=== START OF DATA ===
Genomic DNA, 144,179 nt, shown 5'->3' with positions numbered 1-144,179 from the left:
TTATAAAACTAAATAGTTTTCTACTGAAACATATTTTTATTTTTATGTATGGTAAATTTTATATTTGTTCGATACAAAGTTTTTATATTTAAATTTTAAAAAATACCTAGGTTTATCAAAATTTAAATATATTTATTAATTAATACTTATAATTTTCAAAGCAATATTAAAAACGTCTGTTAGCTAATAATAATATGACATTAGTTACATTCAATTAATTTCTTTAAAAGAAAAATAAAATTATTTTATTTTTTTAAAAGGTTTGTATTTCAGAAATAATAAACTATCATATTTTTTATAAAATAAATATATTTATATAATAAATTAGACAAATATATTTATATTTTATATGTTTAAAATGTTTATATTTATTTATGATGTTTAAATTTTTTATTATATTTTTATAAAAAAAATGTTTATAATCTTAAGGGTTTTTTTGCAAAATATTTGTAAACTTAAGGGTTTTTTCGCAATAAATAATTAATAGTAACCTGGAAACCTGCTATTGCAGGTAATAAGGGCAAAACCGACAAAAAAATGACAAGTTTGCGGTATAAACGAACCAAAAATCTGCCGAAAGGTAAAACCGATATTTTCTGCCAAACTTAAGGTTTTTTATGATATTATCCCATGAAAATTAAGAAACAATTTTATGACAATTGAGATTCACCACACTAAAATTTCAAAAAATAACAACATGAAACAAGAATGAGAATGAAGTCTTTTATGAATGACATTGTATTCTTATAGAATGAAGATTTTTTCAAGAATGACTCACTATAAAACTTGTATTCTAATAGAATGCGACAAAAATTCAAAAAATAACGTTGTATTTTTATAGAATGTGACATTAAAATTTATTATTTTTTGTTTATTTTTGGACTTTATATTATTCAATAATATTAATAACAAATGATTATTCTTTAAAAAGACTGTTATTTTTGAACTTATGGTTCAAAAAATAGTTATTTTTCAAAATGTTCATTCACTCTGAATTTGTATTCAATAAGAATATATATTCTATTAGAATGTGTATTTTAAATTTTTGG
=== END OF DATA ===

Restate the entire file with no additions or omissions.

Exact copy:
Genomic DNA, 144,179 nt, shown 5'->3' with positions numbered 1-144,179 from the left:
TTATAAAACTAAATAGTTTTCTACTGAAACATATTTTTATTTTTATGTATGGTAAATTTTATATTTGTTCGATACAAAGTTTTTATATTTAAATTTTAAAAAATACCTAGGTTTATCAAAATTTAAATATATTTATTAATTAATACTTATAATTTTCAAAGCAATATTAAAAACGTCTGTTAGCTAATAATAATATGACATTAGTTACATTCAATTAATTTCTTTAAAAGAAAAATAAAATTATTTTATTTTTTTAAAAGGTTTGTATTTCAGAAATAATAAACTATCATATTTTTTATAAAATAAATATATTTATATAATAAATTAGACAAATATATTTATATTTTATATGTTTAAAATGTTTATATTTATTTATGATGTTTAAATTTTTTATTATATTTTTATAAAAAAAATGTTTATAATCTTAAGGGTTTTTTTGCAAAATATTTGTAAACTTAAGGGTTTTTTCGCAATAAATAATTAATAGTAACCTGGAAACCTGCTATTGCAGGTAATAAGGGCAAAACCGACAAAAAAATGACAAGTTTGCGGTATAAACGAACCAAAAATCTGCCGAAAGGTAAAACCGATATTTTCTGCCAAACTTAAGGTTTTTTATGATATTATCCCATGAAAATTAAGAAACAATTTTATGACAATTGAGATTCACCACACTAAAATTTCAAAAAATAACAACATGAAACAAGAATGAGAATGAAGTCTTTTATGAATGACATTGTATTCTTATAGAATGAAGATTTTTTCAAGAATGACTCACTATAAAACTTGTATTCTAATAGAATGCGACAAAAATTCAAAAAATAACGTTGTATTTTTATAGAATGTGACATTAAAATTTATTATTTTTTGTTTATTTTTGGACTTTATATTATTCAATAATATTAATAACAAATGATTATTCTTTAAAAAGACTGTTATTTTTGAACTTATGGTTCAAAAAATAGTTATTTTTCAAAATGTTCATTCACTCTGAATTTGTATTCAATAAGAATATATATTCTATTAGAATGTGTATTTTAAATTTTTGG